In Bizukojc *et al*.^{10}, an *in silico* simulation of the co-culture of another propanediol producer, namely *Clostridium butyricum*, with *M. mazei* showed an improvement in the growth of *C. butyricum* due to the consumption of acetate by *M. mazei*. Such consumption alleviates the inhibition of acetate. A similar effect should be expected for *Klebsiella pneumoniae*. The lighter weight assigned to the exchange of acetate allowed us to retrieve a feasible solution. Although acetate can be utilised almost completely by *M. mazei* for its growth, it is necessary to have methanol (present in raw glycerol obtained from biodiesel plant) in the medium to produce methane. However, even if the production of methane is low, the association of the two organisms will decrease the concentration of extracellular acetate, which is toxic for *K. pneumoniae*, hence increasing the yield of PDO. Co-cultures of *Clostridium* sp. associated to methanogenes such as *Methanosarcina sp.* CHTI55 have been described in the literature, showing acetate utilisation by methanogene organisms^{39}. The use of an Enterobacteria, *Klebsiella pneumoniae*, as the propanediol producer in co-culture with methanogenes has been less described. Hence, more extensive tests on the feasibility using classical optimisation techniques are needed, even though the process and apparatus for such associations have been patented^{40}.

As shown in this second application, we can assign a non uniform weight to the exchange of compounds between organisms, the insertion of exogenous reactions or the use of internal reactions. Using a biological *a priori* to tune the weights assigned to each reaction is helpful to obtain a realistic solution. Indeed, the weight of an inserted reaction can be set more precisely by taking into account, for example, gene-reaction associations. Reactions catalysed by protein complexes require the insertion of several genes, hence may be harder to handle than those associated to single genes. Using the AND/OR relations available in the SBML models, insertion weights may thus be adapted to reflect those difficulties. Moreover, if information about the inserted organisms is available, more complex weights can be computed, taking into account enzyme promiscuity, catalytic performance, gene compatibility^{41}, but also for example the toxicity of side-products or even a known difficulty of enzyme incorporation. The exchange weights are harder to evaluate, however information about transporters (active or passive) for export and uptake may be taken into account to tune the exchange reactions. For example, a passive transporter is costless, molecules move across the membrane without energy input; on the contrary, an active transporter such as an ATP-powered pump will be costly since it requires the hydrolysis of ATP into ADP. Attributing a relative weight inside each category as briefly described above may be straightforward. What may be more difficult is to decide on how to balance such weights across the three categories. This may require some trial and error, and be dependent on the *in silico* experiment that is considered.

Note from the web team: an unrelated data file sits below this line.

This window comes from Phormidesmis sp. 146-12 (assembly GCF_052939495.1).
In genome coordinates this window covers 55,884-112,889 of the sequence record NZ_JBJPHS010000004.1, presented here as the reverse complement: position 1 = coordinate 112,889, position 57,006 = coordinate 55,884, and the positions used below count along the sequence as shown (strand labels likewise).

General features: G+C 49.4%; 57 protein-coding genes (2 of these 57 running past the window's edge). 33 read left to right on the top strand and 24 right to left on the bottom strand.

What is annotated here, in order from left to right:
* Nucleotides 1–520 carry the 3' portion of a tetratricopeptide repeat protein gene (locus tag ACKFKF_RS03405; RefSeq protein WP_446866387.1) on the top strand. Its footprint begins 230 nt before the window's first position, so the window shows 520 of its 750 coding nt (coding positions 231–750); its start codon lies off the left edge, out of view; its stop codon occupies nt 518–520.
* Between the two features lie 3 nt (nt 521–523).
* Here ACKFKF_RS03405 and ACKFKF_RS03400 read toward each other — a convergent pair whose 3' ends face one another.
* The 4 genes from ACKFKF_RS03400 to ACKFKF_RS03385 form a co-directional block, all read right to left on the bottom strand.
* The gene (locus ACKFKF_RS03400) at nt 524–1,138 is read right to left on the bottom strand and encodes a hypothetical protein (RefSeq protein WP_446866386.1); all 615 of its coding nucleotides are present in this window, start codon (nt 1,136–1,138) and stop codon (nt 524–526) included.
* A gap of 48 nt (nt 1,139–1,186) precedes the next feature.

## Conclusion

We proposed a new topological method, called MultiPus, to select possible microbial consortia for the production of compounds of interest.

With MultiPus, any situation of both exogenous and endogenous compounds might be considered, as well as larger initial consortia whose final composition in terms of species is then optimised by the method. Finally, by setting the sources required, one can test the possibility of using low-cost substrates for the production of high value chemicals.

As a *post-processing* step, classical methods of flux balance analysis (using the inferred topological network) can be employed to predict product yield^{42,43,44}. Gene over-expression and knock-out can moreover be explored in order to guarantee both growth and production of the compound(s) of interest, but also interaction among the species present in the consortium^{45,46}.

Indeed, the species that are part of the consortium may not have the same growth rate, hence may not reach an equilibrium in terms of composition when all organisms are present. Stable growth and equilibrium in biomass of the community which is being considered is of importance, and stoichiometric models could be used to predict such equilibrium^{11,47}. If balance cannot be reached, it is necessary to create a beneficial interaction among the organisms involved (mutualism or syntrophy) to guarantee the success of the synthetic community^{48}. If needed, mutualism can be enforced by genetic engineering, for example by creating auxotrophic strains; this will force a cross-feeding between organisms, regulating the growth of the species composing the co-culture^{49,50}.

This first model allows to infer topologically possible insertions for heterologous expression and the usage of a mixed culture for the production of exogenous and/or endogenous target compounds. Moreover, MultiPus may thus enable to establish which co-cultures could be interesting to use in order to avoid the inhibition of co-products (*e.g.* 1,3-propanediol). It is a good starting point, that should be associated in the future with more quantitative methods in order to guarantee maintenance and growth of the organisms in communities (for instance, taking into account account electron transport and/or red/ox balance).

The implementation of the algorithm is available at: http://multipus.gforge.inria.fr.

## Additional Information

**How to cite this article**: Julien-Laferrière, A. *et al*. A Combinatorial Algorithm for Microbial Consortia Synthetic Design. *Sci. Rep.* **6**, 29182; doi: 10.1038/srep29182 (2016).